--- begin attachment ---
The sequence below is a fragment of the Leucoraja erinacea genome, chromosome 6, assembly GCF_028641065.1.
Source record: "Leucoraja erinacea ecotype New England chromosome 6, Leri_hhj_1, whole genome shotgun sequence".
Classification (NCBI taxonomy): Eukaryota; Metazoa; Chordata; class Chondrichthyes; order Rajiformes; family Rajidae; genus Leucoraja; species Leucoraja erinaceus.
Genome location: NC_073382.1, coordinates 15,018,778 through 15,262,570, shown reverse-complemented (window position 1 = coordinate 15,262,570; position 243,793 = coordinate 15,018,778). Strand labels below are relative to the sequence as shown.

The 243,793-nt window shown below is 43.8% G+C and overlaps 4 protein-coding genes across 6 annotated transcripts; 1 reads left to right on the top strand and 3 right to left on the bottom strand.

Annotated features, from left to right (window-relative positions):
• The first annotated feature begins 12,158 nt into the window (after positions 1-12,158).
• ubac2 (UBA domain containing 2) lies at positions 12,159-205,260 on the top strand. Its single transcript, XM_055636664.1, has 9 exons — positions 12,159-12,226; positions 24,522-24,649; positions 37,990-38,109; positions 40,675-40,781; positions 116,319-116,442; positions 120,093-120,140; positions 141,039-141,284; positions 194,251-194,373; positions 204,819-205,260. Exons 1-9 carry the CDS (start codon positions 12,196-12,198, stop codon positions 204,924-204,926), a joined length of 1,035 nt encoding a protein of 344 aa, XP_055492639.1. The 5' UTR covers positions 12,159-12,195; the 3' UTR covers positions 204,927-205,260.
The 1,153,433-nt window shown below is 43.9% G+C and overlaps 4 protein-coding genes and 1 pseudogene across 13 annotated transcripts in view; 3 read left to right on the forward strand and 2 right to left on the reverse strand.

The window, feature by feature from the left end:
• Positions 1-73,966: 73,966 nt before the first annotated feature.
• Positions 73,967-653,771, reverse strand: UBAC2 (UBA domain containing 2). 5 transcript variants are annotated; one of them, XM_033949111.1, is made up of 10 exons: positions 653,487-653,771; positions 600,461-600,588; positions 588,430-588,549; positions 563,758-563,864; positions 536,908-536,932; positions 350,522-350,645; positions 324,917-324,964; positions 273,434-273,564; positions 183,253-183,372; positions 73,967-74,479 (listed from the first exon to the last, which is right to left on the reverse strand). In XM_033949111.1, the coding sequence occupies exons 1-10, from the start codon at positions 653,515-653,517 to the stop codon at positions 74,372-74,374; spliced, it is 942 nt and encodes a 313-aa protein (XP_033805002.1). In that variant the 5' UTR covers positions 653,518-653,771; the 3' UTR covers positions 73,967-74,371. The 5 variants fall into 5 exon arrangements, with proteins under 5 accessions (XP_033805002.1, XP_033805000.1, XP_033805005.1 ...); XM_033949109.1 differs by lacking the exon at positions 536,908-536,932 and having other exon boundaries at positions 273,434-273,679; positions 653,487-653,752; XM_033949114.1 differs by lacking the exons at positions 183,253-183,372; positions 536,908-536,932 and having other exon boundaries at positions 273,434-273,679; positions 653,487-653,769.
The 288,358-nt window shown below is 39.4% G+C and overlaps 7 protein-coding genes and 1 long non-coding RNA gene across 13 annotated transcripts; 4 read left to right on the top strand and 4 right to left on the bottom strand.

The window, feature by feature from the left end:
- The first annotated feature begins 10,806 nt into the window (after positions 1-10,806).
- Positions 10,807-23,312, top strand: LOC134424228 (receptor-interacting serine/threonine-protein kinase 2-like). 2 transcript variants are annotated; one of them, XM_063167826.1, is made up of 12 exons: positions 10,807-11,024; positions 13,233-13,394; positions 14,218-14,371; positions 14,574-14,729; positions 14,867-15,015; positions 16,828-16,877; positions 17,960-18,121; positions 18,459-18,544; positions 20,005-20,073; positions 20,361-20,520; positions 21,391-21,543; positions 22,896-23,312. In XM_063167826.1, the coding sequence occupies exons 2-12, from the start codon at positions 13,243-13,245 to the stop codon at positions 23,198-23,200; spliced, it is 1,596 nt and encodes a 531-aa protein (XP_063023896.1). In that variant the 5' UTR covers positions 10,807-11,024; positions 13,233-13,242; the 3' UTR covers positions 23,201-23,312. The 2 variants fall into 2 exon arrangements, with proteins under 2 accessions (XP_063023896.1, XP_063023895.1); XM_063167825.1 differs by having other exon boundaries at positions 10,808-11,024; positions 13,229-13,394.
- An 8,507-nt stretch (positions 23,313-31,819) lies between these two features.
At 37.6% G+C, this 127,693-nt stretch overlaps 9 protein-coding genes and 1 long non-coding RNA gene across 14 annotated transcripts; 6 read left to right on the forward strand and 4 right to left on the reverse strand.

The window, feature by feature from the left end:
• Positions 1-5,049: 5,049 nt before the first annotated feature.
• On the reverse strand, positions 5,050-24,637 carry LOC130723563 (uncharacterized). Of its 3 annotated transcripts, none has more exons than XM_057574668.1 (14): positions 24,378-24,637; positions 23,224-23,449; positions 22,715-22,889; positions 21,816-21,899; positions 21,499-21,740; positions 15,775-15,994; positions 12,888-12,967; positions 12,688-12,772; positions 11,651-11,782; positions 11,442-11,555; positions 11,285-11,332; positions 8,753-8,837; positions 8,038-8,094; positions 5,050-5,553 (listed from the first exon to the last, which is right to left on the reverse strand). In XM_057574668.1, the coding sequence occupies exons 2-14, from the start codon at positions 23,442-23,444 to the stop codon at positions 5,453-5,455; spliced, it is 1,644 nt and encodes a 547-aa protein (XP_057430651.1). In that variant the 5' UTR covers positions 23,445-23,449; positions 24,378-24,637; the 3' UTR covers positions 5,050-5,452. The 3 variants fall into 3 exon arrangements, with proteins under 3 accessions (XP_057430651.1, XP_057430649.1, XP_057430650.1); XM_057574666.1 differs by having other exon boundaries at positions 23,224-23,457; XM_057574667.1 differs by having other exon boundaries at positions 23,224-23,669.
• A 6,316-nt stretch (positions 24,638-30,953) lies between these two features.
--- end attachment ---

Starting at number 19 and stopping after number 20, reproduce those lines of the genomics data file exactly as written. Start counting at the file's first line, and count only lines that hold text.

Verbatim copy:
The window, feature by feature from the left end:
• Positions 1-5,049: 5,049 nt before the first annotated feature.